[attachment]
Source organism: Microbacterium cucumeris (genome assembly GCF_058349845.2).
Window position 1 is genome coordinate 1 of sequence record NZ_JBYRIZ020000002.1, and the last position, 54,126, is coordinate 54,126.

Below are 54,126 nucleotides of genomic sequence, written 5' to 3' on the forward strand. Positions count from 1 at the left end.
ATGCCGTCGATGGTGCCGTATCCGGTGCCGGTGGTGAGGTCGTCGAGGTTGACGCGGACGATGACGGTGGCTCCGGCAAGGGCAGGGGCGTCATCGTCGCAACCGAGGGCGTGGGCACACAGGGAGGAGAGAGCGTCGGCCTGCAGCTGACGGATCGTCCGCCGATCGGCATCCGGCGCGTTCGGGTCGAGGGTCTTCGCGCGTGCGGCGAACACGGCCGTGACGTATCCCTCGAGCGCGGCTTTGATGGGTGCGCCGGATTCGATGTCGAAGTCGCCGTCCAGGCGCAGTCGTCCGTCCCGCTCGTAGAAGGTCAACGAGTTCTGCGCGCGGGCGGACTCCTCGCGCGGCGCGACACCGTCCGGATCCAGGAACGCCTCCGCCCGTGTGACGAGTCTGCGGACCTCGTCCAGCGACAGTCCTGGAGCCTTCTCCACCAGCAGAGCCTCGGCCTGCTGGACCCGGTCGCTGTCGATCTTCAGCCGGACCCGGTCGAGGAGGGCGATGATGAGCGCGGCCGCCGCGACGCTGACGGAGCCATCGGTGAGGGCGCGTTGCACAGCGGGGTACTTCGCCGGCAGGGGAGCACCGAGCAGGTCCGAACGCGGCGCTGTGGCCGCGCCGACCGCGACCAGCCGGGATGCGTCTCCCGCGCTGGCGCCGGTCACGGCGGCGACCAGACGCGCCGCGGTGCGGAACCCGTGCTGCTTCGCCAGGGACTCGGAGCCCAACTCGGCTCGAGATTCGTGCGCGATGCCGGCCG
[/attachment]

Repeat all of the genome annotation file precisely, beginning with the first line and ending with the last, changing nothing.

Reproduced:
Source organism: Microbacterium cucumeris (genome assembly GCF_058349845.2).
Window position 1 is genome coordinate 1 of sequence record NZ_JBYRIZ020000002.1, and the last position, 54,126, is coordinate 54,126.

Below are 54,126 nucleotides of genomic sequence, written 5' to 3' on the forward strand. Positions count from 1 at the left end.
ATGCCGTCGATGGTGCCGTATCCGGTGCCGGTGGTGAGGTCGTCGAGGTTGACGCGGACGATGACGGTGGCTCCGGCAAGGGCAGGGGCGTCATCGTCGCAACCGAGGGCGTGGGCACACAGGGAGGAGAGAGCGTCGGCCTGCAGCTGACGGATCGTCCGCCGATCGGCATCCGGCGCGTTCGGGTCGAGGGTCTTCGCGCGTGCGGCGAACACGGCCGTGACGTATCCCTCGAGCGCGGCTTTGATGGGTGCGCCGGATTCGATGTCGAAGTCGCCGTCCAGGCGCAGTCGTCCGTCCCGCTCGTAGAAGGTCAACGAGTTCTGCGCGCGGGCGGACTCCTCGCGCGGCGCGACACCGTCCGGATCCAGGAACGCCTCCGCCCGTGTGACGAGTCTGCGGACCTCGTCCAGCGACAGTCCTGGAGCCTTCTCCACCAGCAGAGCCTCGGCCTGCTGGACCCGGTCGCTGTCGATCTTCAGCCGGACCCGGTCGAGGAGGGCGATGATGAGCGCGGCCGCCGCGACGCTGACGGAGCCATCGGTGAGGGCGCGTTGCACAGCGGGGTACTTCGCCGGCAGGGGAGCACCGAGCAGGTCCGAACGCGGCGCTGTGGCCGCGCCGACCGCGACCAGCCGGGATGCGTCTCCCGCGCTGGCGCCGGTCACGGCGGCGACCAGACGCGCCGCGGTGCGGAACCCGTGCTGCTTCGCCAGGGACTCGGAGCCCAACTCGGCTCGAGATTCGTGCGCGATGCCGGCCG